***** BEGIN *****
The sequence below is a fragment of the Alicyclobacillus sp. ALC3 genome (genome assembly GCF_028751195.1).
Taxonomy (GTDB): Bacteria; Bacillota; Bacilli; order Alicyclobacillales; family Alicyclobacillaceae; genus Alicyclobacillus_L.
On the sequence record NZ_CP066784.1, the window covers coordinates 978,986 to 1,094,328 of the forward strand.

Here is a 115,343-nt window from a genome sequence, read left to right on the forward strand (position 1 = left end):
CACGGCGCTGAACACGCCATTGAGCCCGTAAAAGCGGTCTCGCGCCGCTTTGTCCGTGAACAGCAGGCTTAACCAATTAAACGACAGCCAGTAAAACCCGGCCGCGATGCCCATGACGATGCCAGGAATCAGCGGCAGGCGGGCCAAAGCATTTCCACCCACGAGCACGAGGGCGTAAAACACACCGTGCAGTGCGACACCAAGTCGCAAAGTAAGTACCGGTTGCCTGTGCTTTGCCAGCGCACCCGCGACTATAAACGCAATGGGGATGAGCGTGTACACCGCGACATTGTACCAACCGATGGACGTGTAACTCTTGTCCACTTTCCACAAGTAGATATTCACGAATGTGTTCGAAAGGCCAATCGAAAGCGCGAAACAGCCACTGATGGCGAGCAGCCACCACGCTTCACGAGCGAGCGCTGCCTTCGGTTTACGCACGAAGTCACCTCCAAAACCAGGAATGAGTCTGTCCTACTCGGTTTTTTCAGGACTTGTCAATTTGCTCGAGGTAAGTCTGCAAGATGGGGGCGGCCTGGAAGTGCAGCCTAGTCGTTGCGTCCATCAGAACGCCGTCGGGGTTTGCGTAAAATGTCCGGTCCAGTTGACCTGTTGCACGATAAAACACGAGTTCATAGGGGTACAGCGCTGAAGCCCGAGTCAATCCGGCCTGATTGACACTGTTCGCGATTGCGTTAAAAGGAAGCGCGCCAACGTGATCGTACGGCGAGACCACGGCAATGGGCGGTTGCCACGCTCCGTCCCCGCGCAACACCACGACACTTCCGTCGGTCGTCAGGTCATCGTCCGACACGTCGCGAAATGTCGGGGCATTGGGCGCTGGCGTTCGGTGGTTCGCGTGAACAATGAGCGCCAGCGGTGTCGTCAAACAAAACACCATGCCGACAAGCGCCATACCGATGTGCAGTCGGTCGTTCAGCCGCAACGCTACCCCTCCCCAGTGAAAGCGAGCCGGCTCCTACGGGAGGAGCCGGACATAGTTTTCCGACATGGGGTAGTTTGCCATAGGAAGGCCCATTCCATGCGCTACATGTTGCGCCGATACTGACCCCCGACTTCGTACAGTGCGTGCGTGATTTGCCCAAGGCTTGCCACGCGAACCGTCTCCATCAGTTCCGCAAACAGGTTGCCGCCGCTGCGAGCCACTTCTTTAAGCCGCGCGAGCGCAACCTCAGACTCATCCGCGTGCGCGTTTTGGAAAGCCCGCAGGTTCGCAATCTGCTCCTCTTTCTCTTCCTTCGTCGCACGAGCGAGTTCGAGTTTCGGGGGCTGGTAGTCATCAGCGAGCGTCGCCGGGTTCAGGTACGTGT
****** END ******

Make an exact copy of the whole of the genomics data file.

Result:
The sequence below is a fragment of the Alicyclobacillus sp. ALC3 genome (genome assembly GCF_028751195.1).
Taxonomy (GTDB): Bacteria; Bacillota; Bacilli; order Alicyclobacillales; family Alicyclobacillaceae; genus Alicyclobacillus_L.
On the sequence record NZ_CP066784.1, the window covers coordinates 978,986 to 1,094,328 of the forward strand.

Here is a 115,343-nt window from a genome sequence, read left to right on the forward strand (position 1 = left end):
CACGGCGCTGAACACGCCATTGAGCCCGTAAAAGCGGTCTCGCGCCGCTTTGTCCGTGAACAGCAGGCTTAACCAATTAAACGACAGCCAGTAAAACCCGGCCGCGATGCCCATGACGATGCCAGGAATCAGCGGCAGGCGGGCCAAAGCATTTCCACCCACGAGCACGAGGGCGTAAAACACACCGTGCAGTGCGACACCAAGTCGCAAAGTAAGTACCGGTTGCCTGTGCTTTGCCAGCGCACCCGCGACTATAAACGCAATGGGGATGAGCGTGTACACCGCGACATTGTACCAACCGATGGACGTGTAACTCTTGTCCACTTTCCACAAGTAGATATTCACGAATGTGTTCGAAAGGCCAATCGAAAGCGCGAAACAGCCACTGATGGCGAGCAGCCACCACGCTTCACGAGCGAGCGCTGCCTTCGGTTTACGCACGAAGTCACCTCCAAAACCAGGAATGAGTCTGTCCTACTCGGTTTTTTCAGGACTTGTCAATTTGCTCGAGGTAAGTCTGCAAGATGGGGGCGGCCTGGAAGTGCAGCCTAGTCGTTGCGTCCATCAGAACGCCGTCGGGGTTTGCGTAAAATGTCCGGTCCAGTTGACCTGTTGCACGATAAAACACGAGTTCATAGGGGTACAGCGCTGAAGCCCGAGTCAATCCGGCCTGATTGACACTGTTCGCGATTGCGTTAAAAGGAAGCGCGCCAACGTGATCGTACGGCGAGACCACGGCAATGGGCGGTTGCCACGCTCCGTCCCCGCGCAACACCACGACACTTCCGTCGGTCGTCAGGTCATCGTCCGACACGTCGCGAAATGTCGGGGCATTGGGCGCTGGCGTTCGGTGGTTCGCGTGAACAATGAGCGCCAGCGGTGTCGTCAAACAAAACACCATGCCGACAAGCGCCATACCGATGTGCAGTCGGTCGTTCAGCCGCAACGCTACCCCTCCCCAGTGAAAGCGAGCCGGCTCCTACGGGAGGAGCCGGACATAGTTTTCCGACATGGGGTAGTTTGCCATAGGAAGGCCCATTCCATGCGCTACATGTTGCGCCGATACTGACCCCCGACTTCGTACAGTGCGTGCGTGATTTGCCCAAGGCTTGCCACGCGAACCGTCTCCATCAGTTCCGCAAACAGGTTGCCGCCGCTGCGAGCCACTTCTTTAAGCCGCGCGAGCGCAACCTCAGACTCATCCGCGTGCGCGTTTTGGAAAGCCCGCAGGTTCGCAATCTGCTCCTCTTTCTCTTCCTTCGTCGCACGAGCGAGTTCGAGTTTCGGGGGCTGGTAGTCATCAGCGAGCGTCGCCGGGTTCAGGTACGTGT